How about number of stakeholders? If you’re in a B2B space, there’s almost certainly more than one stakeholder on the buyer’s side in every deal your team works. But does your team know how many stakeholders they need to get bought in before the deal can close? There’s probably some intuitive sense of this inside the head of each of your sellers, but I bet if you asked them all, you’d get a bunch of different numbers. But here’s another place where the clever ops person can dig into the data and pull out amazing insights. Not just the number of stakeholders, but what their titles are, and which ones are most likely to be blockers. This, too, can revolutionize your sales process. Instead of salespeople trusting their gut on whether a particular deal is going to close, they can look at the list of key stakeholders they need to have and compare that to the list they actually have. That’s a concrete measure of the deal’s overall health, and it’ll help your sellers know where to focus their energy for each sale.
And finally the length of your sales cycle. Calculating this is useful for at least two key reasons. First, it’ll present some coaching opportunities for your team. If the sales manager knows that the best deals close in three months, but their sellers are holding on to deals that have been open for six, ten, twelve months — well, it’s probably time to have a little heart-to-heart about those deals. That’s a good reason for the sales team to track sales cycle length. But there’s another, subtler reason that it’s good for you to track sales cycle length: Chances are, you’re going to find ways to make that number go down. So if, down the road, despite all the incredible revenue growth you’ve driven, your executives start wondering if your salary isn’t worth it, you can put up a chart that shows how, when you started, it took three months for the sales team to close deals, but now, thanks to your cleverness, it’s down to two. That’s a 50% increase in the number of sales closed each quarter. Isn’t that worth the salary of one little ops person?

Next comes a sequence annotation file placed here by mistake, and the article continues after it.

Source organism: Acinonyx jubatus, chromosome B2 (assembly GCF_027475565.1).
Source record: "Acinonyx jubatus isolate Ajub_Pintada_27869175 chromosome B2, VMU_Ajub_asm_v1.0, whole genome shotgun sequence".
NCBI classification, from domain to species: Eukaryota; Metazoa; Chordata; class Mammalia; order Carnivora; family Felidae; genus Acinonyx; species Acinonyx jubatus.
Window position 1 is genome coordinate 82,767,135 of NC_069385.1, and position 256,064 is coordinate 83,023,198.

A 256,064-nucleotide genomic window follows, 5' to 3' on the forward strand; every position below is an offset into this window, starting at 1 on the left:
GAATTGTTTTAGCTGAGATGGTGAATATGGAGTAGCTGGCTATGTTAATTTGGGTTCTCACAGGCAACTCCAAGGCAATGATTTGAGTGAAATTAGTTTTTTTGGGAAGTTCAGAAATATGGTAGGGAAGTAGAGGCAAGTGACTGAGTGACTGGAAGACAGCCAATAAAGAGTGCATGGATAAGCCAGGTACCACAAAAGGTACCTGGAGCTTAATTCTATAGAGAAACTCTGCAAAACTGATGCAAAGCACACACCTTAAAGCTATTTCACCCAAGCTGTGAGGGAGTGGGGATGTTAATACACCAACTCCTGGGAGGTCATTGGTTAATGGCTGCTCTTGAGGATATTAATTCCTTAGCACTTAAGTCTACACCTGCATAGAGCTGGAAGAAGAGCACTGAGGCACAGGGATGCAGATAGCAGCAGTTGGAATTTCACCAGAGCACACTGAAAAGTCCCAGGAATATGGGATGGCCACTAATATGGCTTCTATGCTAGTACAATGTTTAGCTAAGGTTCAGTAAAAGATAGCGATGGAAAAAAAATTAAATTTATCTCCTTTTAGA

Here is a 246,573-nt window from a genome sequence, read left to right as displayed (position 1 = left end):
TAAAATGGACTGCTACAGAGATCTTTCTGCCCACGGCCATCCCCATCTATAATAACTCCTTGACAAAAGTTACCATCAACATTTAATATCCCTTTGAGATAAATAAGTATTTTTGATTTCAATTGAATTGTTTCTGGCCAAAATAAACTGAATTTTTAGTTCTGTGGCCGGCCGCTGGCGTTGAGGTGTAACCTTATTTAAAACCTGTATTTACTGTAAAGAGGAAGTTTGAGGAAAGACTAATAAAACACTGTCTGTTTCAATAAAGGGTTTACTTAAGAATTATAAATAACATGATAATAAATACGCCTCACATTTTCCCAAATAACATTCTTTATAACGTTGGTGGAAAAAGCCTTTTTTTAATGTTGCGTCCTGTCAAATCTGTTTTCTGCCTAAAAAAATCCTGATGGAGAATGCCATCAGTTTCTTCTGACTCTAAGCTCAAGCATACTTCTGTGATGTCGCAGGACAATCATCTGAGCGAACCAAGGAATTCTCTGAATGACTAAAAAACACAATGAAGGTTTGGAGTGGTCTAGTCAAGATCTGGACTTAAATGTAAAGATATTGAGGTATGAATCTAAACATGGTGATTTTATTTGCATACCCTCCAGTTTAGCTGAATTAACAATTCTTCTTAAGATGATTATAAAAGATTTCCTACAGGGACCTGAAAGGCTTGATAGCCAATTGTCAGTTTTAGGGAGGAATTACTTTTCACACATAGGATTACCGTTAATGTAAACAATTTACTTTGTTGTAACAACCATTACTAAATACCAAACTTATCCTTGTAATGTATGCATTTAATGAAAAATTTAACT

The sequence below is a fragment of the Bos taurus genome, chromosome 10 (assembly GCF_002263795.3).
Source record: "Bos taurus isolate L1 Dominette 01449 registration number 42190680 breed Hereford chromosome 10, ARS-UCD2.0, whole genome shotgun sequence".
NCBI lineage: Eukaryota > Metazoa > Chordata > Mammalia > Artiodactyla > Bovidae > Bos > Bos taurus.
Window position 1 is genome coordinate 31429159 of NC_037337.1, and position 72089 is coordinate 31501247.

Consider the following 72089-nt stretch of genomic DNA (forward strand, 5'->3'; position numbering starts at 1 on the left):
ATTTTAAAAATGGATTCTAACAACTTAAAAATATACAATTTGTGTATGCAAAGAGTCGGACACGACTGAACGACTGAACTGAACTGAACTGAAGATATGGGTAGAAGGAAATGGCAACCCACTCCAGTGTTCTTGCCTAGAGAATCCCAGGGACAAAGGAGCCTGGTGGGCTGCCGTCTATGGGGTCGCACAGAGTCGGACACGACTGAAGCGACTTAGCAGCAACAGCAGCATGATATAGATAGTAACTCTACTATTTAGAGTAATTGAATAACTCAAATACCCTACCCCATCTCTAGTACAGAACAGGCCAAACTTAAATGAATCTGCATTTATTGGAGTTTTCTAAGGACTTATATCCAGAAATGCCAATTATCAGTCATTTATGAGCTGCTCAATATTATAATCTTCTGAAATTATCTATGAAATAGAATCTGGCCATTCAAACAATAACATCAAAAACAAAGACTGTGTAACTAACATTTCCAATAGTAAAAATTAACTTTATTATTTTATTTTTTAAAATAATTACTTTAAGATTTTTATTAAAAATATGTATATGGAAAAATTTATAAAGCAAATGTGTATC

All of these examples focus on sales because that’s the world I live in, but the promise of RevOps is that you can go even deeper. How much should you be spending on marketing? Well, we can track exactly how many closed deals are attributed to each marketing campaign and give a rock-solid ROI on marketing efforts. And if you’re in a subscription business, only an ops person will be able to improve customer retention, which should be the biggest driver of revenue for your company. But customer retention is a thorny, complicated metric that is incredibly hard to move — unless you have a clever ops person who can untangle all the contributing factors and make lucid recommendations to the executive team. And that’s the only hope a subscription-based business has of staying in business long-term.
This is the boldest talking point on this list, and it’s certainly not a common one, but I did have the pleasure of speaking with one operations professional who used this to get her current job as head of RevOps at an early-stage company.
“Tie me to the plan,” she said in her job interview. “If we aren’t hitting our numbers, I’m not doing my job.”
I don’t know how many executives would take you up on this, but offering to be paid a cut of the revenue you drive leaves them completely without excuse. If you’re so confident you can drive the sort of results I’ve been talking about that you’re willing to forgo being salaried, what have they got to lose? And depending on what sort of comp plan you agree to, this could turn out to be a huge amount of money for you.
Again, this one’s a bit risky, and I only know one operations person who’s even tried it, but if you’re willing to throw yourself into optimizing your company’s revenue stream, why shouldn’t a proportionate part of that stream go to you? Just something to think about.